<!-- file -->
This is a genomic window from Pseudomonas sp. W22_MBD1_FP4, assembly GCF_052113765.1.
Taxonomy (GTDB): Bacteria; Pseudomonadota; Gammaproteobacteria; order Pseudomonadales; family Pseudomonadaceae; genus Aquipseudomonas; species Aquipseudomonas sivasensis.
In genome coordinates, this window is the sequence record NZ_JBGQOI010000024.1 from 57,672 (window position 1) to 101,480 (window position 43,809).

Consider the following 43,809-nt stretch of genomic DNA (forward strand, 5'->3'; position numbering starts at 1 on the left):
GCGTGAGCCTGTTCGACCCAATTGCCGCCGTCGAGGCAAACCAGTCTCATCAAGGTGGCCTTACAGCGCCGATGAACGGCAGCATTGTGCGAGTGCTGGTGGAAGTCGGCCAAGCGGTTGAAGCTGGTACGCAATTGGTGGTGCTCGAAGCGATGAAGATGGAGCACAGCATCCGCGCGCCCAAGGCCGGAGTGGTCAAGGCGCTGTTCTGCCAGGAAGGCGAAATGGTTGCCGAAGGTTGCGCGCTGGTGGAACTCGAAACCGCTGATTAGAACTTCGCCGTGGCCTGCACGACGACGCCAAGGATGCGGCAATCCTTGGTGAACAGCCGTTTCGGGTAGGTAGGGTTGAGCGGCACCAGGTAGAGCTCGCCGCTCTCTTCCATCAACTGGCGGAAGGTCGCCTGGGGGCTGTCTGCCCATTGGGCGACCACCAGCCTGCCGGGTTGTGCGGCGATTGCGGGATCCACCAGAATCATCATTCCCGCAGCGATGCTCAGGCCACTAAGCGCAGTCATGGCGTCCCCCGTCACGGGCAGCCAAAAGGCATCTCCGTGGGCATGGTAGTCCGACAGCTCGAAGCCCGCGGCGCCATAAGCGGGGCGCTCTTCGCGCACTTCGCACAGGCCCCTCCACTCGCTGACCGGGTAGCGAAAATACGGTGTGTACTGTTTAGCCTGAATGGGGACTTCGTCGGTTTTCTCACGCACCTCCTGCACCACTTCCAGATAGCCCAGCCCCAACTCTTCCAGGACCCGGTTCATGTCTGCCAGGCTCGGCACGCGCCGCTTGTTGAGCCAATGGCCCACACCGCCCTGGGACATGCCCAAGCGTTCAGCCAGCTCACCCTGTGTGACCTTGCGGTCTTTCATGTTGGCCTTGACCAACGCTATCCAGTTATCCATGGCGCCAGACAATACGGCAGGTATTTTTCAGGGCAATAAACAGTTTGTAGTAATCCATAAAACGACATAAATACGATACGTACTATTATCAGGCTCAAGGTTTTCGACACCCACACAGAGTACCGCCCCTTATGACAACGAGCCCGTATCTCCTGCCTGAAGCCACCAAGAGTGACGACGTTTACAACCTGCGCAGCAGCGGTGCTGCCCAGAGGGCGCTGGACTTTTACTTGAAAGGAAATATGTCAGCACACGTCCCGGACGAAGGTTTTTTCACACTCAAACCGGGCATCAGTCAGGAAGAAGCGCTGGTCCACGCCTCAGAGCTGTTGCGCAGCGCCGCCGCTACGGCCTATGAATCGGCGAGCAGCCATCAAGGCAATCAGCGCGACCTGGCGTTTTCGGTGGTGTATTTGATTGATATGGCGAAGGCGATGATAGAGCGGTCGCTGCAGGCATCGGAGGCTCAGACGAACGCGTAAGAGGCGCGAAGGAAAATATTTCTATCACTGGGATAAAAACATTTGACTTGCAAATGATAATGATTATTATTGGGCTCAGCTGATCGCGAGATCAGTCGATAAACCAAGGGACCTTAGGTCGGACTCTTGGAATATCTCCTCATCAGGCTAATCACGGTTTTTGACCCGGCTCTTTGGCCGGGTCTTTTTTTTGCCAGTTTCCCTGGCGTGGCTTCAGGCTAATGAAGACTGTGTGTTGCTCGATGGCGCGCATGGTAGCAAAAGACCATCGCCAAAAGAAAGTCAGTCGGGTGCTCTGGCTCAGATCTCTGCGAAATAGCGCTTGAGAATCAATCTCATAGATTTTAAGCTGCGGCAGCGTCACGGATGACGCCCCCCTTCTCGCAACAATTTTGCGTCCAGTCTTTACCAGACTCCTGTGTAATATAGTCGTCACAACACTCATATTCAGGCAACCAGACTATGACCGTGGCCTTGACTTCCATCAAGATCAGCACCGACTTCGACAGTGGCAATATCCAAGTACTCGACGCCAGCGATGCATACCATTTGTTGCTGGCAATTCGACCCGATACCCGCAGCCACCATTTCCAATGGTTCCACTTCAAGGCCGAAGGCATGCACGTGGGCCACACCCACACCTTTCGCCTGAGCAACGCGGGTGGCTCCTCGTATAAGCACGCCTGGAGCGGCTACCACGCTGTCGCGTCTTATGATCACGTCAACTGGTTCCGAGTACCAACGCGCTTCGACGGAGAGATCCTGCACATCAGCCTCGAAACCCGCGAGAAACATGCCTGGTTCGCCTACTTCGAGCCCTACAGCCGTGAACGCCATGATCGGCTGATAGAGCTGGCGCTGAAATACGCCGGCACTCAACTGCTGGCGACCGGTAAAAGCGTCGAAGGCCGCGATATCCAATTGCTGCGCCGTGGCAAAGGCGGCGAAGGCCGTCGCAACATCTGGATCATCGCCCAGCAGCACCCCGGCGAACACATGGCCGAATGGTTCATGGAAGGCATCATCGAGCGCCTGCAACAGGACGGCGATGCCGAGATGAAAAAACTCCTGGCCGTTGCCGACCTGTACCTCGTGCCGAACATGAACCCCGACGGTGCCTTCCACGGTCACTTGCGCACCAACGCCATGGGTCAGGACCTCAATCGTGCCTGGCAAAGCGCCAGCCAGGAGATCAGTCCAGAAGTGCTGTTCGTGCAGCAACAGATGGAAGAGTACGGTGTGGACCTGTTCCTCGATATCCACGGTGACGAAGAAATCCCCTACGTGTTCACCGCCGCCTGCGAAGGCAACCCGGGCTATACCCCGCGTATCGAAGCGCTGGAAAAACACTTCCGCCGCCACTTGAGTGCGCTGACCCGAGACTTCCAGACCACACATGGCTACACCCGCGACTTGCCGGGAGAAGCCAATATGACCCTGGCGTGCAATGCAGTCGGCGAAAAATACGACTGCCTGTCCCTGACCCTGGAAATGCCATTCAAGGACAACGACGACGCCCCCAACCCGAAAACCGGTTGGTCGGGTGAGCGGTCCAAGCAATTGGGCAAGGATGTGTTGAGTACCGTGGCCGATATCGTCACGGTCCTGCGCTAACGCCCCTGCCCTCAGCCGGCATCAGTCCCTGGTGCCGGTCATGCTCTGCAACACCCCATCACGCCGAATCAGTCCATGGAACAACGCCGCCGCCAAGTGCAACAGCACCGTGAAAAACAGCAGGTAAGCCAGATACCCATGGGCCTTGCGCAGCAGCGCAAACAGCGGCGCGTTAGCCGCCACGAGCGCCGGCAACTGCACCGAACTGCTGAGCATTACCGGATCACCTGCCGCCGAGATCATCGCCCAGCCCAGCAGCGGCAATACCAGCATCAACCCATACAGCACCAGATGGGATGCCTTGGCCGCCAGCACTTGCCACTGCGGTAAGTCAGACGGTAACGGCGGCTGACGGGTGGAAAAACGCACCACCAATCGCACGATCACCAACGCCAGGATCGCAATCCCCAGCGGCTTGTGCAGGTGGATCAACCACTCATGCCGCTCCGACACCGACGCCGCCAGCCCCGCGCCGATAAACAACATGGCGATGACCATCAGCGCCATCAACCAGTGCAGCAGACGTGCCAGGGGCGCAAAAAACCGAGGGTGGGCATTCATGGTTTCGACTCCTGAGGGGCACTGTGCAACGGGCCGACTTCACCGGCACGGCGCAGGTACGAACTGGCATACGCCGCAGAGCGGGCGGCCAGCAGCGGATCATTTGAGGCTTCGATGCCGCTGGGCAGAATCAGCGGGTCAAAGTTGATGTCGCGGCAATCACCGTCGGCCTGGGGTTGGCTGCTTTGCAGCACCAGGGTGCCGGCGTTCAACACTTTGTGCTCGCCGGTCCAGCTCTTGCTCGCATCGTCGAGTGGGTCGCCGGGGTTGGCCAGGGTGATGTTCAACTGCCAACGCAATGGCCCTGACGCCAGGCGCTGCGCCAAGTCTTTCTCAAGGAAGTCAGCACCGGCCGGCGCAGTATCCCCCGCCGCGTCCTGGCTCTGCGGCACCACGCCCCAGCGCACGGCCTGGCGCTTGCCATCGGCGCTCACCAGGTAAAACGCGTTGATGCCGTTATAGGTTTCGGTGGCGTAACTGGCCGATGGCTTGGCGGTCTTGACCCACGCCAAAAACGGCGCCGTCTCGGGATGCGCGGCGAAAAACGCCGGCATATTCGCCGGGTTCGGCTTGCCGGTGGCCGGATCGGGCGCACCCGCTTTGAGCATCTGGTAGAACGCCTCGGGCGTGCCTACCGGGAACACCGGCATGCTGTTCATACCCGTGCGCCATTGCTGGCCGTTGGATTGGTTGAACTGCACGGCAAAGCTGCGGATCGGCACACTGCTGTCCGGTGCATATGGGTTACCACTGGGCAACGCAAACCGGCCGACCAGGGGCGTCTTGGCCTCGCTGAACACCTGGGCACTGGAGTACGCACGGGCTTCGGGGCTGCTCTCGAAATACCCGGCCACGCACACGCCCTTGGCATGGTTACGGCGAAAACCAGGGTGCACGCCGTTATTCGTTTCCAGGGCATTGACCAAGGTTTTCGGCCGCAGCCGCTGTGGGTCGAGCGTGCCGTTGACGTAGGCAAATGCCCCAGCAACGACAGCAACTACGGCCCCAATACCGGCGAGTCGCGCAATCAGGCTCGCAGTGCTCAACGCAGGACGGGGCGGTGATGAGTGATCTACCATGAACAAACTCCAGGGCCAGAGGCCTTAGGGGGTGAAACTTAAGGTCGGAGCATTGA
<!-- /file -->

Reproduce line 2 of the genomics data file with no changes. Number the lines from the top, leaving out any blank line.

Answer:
Taxonomy (GTDB): Bacteria; Pseudomonadota; Gammaproteobacteria; order Pseudomonadales; family Pseudomonadaceae; genus Aquipseudomonas; species Aquipseudomonas sivasensis.